Despite struggling to perform in 2017, PSVR had a fantastic year in 2018, thanks to many factors. For one, the price was right through various PSVR sales and price drops, with many buyers getting their hands on the headset for $199.99, one of the least expensive options for virtual reality on the market. According to a SuperData blog post, PSVR achieved revenue sales that reached $3.6 billion, a staggering number, considering the barrier to entry. That’s a far cry from the $500 million in sales that was estimated a little over a year ago, and the low, adjusted SuperData numbers that came out shortly after the headset’s release.
That number also represents an increase in year over year revenue earned of 30%, with over 700,000 units being sold during the holiday quarter alone. This is more units sold than any other VR unit, with the next best being the Oculus Go Gold, which sold around 555,000—still, an impressive number.
The PSVR does have the benefit of being part of an ecosystem in which there are over 90 million PS4 systems out there, which, too, is noteworthy. Nevertheless, it deserves its praise.
As VR continues to grow, researchers at SuperData estimate $34.1 billion in revenue for virtual reality by the year 2022, an increase of 442% over 2018. It seems that one hand will wash the other as well, since we keep seeing standout PSVR titles like Astro Bot Rescue Mission, Moss, Beat Saber, Farpoint, and Resident Evil 7 that entice consumers to buy. The higher the install base, the more likely we are to see high quality games like the ones mentioned above.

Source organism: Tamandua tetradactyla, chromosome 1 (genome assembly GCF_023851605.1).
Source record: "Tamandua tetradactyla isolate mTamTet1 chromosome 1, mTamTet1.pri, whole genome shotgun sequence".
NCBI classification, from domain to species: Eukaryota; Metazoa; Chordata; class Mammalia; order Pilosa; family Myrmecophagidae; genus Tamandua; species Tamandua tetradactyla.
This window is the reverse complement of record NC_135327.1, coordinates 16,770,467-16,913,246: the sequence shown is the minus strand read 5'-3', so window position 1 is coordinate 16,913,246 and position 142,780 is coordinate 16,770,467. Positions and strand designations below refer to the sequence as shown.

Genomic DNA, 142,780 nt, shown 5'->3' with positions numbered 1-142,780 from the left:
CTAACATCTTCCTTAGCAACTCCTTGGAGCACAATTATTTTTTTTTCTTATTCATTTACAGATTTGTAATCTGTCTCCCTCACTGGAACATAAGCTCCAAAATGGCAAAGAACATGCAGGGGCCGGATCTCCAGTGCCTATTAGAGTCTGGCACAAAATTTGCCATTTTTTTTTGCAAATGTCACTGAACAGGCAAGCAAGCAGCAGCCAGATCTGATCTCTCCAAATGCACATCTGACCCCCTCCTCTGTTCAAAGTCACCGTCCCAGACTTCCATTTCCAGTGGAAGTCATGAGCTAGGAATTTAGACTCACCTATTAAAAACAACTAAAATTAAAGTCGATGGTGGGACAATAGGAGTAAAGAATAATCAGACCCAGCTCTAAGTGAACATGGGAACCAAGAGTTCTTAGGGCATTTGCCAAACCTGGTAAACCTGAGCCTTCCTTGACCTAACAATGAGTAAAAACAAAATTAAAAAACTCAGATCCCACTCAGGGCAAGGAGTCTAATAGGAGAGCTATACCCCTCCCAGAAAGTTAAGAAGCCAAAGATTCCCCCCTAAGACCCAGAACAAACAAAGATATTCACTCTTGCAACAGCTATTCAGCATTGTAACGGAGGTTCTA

PSVR is still in its infancy and has been compared to the PS One in terms of how far along the technology has progressed. It’ll be incredible to see how the headset evolves over time because many of the experiences we see today are quite impressive, even if the unit is only a couple years old.
In terms of VR as a whole, analysts believe video games will continue to play a huge role in the future. When you combine that with the almost endless possibilities of the non-gaming experiences and what we’re seeing with PSVR sales, the future of VR is looking bright.
[Source: SuperData via Venture Beat]